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Valgrind 3.3 - Advanced Debugging and Profiling for GNU/Linux applications
by J. Seward, N. Nethercote, J. Weidendorfer and the Valgrind Development Team
Paperback (6"x9"), 164 pages
ISBN 0954612051
RRP £12.95 ($19.95)

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1 Introduction

Valgrind is a suite of simulation-based debugging and profiling tools for programs running on Linux (x86, amd64, ppc32 and ppc64). The system consists of a core, which provides a synthetic CPU in software, and a set of tools, each of which performs some kind of debugging, profiling, or similar task. The architecture is modular, so that new tools can be created easily and without disturbing the existing structure.

A number of useful tools are supplied as standard. In summary, these are:

  1. Memcheck detects memory-management problems in programs. All reads and writes of memory are checked, and calls to malloc, new, free and delete are intercepted. As a result, Memcheck can detect the following problems:
    • Use of uninitialised memory
    • Reading/writing memory after it has been free'd
    • Reading/writing off the end of malloc'd blocks
    • Reading/writing inappropriate areas on the stack
    • Memory leaks--where pointers to malloc'd blocks are lost forever
    • Mismatched use of malloc/new/new [] vs free/delete/delete []
    • Overlapping ‘src’ and ‘dst’ pointers in ‘memcpy()’ and related functions
    Problems like these can be difficult to find by other means, often remaining undetected for long periods, then causing occasional, difficult-to-diagnose crashes.
  2. Cachegrind is a cache profiler. It performs detailed simulation of the I1, D1 and L2 caches in your CPU and so can accurately pinpoint the sources of cache misses in your code. It will show the number of cache misses, memory references and instructions accruing to each line of source code, with per-function, per-module and whole-program summaries. If you ask really nicely it will even show counts for each individual machine instruction. On x86 and amd64, Cachegrind auto-detects your machine's cache configuration using the ‘CPUID’ instruction, and so needs no further configuration info, in most cases.
  3. Callgrind is a profiler similar in concept to Cachegrind, but which also tracks caller-callee relationships. By doing so it is able to show how instruction, memory reference and cache miss costs flow between callers and callees. Callgrind collects a large amount of data which is best navigated using Josef Weidendorfer's amazing KCachegrind visualisation tool (http://kcachegrind.sourceforge.net). KCachegrind is a KDE application which presents these profiling results in a graphical and easy-to-understand form.
  4. Massif is a heap profiler. It measures how much heap memory programs use. In particular, it can give you information about heap blocks, heap administration overheads, and stack sizes. Heap profiling can help you reduce the amount of memory your program uses. On modern machines with virtual memory, this reduces the chances that your program will run out of memory, and may make it faster by reducing the amount of paging needed.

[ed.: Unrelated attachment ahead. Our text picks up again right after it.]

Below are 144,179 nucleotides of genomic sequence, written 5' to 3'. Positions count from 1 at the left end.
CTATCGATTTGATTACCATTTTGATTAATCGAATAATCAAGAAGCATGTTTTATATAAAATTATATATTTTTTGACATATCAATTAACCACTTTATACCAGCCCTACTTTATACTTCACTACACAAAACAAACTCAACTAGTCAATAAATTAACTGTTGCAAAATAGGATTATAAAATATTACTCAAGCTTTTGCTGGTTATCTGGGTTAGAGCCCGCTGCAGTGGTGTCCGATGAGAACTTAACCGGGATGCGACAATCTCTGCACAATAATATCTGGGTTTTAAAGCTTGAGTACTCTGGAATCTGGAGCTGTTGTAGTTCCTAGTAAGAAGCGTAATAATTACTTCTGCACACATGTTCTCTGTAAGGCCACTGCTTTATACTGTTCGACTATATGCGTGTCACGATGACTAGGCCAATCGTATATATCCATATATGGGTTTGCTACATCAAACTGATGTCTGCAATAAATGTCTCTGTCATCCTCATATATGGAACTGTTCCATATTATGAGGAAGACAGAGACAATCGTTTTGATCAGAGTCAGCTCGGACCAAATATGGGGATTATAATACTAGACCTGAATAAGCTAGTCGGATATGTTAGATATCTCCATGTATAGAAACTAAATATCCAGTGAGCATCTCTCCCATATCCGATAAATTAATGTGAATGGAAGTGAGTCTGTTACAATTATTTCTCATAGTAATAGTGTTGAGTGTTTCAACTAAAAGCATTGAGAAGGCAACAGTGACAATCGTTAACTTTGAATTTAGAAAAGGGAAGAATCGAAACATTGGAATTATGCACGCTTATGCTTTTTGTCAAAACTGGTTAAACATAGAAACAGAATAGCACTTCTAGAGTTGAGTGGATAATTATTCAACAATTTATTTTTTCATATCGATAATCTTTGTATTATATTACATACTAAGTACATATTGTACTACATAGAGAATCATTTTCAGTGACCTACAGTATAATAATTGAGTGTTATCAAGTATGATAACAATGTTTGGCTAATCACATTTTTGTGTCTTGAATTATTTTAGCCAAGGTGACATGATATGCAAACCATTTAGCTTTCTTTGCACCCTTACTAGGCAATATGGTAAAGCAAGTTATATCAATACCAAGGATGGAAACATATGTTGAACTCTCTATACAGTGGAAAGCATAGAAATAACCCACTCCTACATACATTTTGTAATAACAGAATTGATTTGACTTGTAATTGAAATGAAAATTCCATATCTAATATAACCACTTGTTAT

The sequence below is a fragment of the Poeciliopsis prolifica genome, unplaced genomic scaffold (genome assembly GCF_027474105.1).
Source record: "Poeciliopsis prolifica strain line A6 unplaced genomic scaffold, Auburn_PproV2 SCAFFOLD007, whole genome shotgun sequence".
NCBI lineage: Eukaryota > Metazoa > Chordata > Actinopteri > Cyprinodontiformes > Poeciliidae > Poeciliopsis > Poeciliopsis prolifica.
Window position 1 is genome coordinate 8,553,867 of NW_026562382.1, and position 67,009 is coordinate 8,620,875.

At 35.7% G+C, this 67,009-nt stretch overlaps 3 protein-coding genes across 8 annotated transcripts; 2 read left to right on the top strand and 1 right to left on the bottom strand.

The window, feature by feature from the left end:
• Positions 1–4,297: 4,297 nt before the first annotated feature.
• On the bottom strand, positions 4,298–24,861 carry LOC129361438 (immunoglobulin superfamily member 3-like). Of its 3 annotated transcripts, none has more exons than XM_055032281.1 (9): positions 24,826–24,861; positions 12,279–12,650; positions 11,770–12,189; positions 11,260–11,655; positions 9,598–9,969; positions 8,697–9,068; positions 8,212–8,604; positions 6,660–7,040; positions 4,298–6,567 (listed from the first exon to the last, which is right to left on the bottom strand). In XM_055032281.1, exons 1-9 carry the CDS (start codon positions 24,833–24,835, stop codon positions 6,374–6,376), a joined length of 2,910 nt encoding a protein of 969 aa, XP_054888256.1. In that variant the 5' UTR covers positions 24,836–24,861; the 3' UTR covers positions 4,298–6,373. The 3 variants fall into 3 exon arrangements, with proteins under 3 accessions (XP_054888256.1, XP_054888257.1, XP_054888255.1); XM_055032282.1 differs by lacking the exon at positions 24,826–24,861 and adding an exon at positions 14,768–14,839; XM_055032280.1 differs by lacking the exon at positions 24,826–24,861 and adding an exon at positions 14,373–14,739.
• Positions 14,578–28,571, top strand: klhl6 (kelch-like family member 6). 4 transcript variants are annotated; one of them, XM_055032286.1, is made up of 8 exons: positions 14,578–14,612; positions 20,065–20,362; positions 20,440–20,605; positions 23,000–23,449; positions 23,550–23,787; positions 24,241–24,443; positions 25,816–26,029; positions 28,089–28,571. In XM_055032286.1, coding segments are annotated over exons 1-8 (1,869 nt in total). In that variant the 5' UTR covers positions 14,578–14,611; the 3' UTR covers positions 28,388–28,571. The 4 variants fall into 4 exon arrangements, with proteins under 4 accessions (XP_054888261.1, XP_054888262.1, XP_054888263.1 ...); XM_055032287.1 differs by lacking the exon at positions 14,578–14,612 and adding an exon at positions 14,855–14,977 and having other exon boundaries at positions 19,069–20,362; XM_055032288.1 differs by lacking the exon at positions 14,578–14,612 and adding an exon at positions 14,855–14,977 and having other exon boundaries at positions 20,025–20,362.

5. Helgrind detects synchronisation errors in programs that use the POSIX pthreads threading primitives. It detects the following three classes of errors:
    • Misuses of the POSIX pthreads API.
    • Potential deadlocks arising from lock ordering problems.
    • Data races--accessing memory without adequate locking.
    Problems like these often result in unreproducible, timing-dependent crashes, deadlocks and other misbehaviour, and can be difficult to find by other means.

A couple of minor tools (Lackey and Nulgrind) are also supplied. These aren't particularly useful--they exist to illustrate how to create simple tools and to help the valgrind developers in various ways. Nulgrind is the null tool--it adds no instrumentation. Lackey is a simple example tool which counts instructions, memory accesses, and the number of integer and floating point operations your program does.

Valgrind is closely tied to details of the CPU and operating system, and to a lesser extent, the compiler and basic C libraries. Nonetheless, as of version 3.3.0 it supports several platforms: x86/Linux (mature), amd64/Linux (maturing), ppc32/Linux and ppc64/Linux (less mature but work well). There is also experimental support for ppc32/AIX5 and ppc64/AIX5 (AIX 5.2 and 5.3 only). Valgrind uses the standard Unix ‘./configure’, ‘make’, ‘make install’ mechanism, and we have attempted to ensure that it works on machines with Linux kernel 2.4.X or 2.6.X and glibc 2.2.X to 2.7.X.

Valgrind is licensed under the GNU General Public License, version 2. The ‘valgrind/*.h’ headers that you may wish to include in your code (e.g. ‘valgrind.h’, ‘memcheck.h’, ‘helgrind.h’) are distributed under a BSD-style license, so you may include them in your code without worrying about license conflicts. Some of the PThreads test cases, ‘pth_*.c’, are taken from Pthreads Programming by Bradford Nichols, Dick Buttlar & Jacqueline Proulx Farrell, ISBN 1-56592-115-1, published by O'Reilly & Associates, Inc.

If you contribute code to Valgrind, please ensure your contributions are licensed as “GPLv2, or (at your option) any later version.” This is so as to allow the possibility of easily upgrading the license to GPLv3 in future. If you want to modify code in the VEX subdirectory, please also see VEX/HACKING.README.

ISBN 0954612051Valgrind 3.3 - Advanced Debugging and Profiling for GNU/Linux applicationsSee the print edition